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The first day of school is confusing enough without having roughly one-third of the facility under construction.

Such is the case at Highland High School, in the throes of a massive seismic retrofitting and remodeling project. When approximately 2,200 students start class Tuesday, they will have no cafeteria or auditorium. Numerous classrooms have been displaced by the project."It's going to be very difficult. We'll have seven portable buildings so we'll have classes in there," Principal Charles J. Shackett said.

Band and orchestra classes will be conducted in one balcony of the school gymnasium. Choir class will be conducted in the balcony on the opposite side.

"It's challenging. We have a lot of things to deal with in the public school system but to start the year with a third of your building gone is kind of scary."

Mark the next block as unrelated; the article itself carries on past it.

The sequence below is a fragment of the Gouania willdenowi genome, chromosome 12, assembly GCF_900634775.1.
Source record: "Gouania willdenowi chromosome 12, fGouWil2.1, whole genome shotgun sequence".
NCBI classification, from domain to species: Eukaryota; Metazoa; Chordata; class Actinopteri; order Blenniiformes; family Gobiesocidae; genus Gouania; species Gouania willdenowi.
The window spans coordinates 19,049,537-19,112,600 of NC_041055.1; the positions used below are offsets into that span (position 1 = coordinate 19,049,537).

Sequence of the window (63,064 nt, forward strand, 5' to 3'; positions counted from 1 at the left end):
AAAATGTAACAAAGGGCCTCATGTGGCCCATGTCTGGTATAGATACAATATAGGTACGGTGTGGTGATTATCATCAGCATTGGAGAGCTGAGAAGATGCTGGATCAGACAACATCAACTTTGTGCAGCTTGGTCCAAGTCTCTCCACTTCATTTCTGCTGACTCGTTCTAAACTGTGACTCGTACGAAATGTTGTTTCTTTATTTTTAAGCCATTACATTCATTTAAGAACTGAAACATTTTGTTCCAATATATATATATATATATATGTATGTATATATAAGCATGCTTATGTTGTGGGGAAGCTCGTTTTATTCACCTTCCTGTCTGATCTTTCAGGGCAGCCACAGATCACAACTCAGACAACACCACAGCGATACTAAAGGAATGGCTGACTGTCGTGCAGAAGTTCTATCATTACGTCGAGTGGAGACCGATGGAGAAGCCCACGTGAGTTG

Absent a formal cafeteria, food will be prepared off-site and served in the hallway under the school's dance studio. "Where they will go once they get their food in hand, I'm not so sure."

The auditorium should be completed by Thanksgiving, and district officials have been assured the construction should be completed by July. The work was set back about three months as the school district re-evaluated bids for construction work for the second phase of the project, which came in about $5 million over budget. The project was rebid, saving the district about $1.2 million. The district estimates the project will cost $14.7 million overall.

Part of the headache will be parking, with portions of some lots housing portable classrooms, others filled with construction activity. "We're encouraging them not to drive but it's kind of hard to tell a 16- or 17-year-old who just got a license and a new car from mom and dad not to drive to school," Shackett said.

"Really, we should be OK except for 3 1/2 weeks in October and March when we need space for the driver's training course. Then we'll consider `seniors only' parking or relocating the driving range," Shackett said.

Although students and staff will be inconvenienced throughout the year, the end result will be a safer, more modern school building, Shackett said.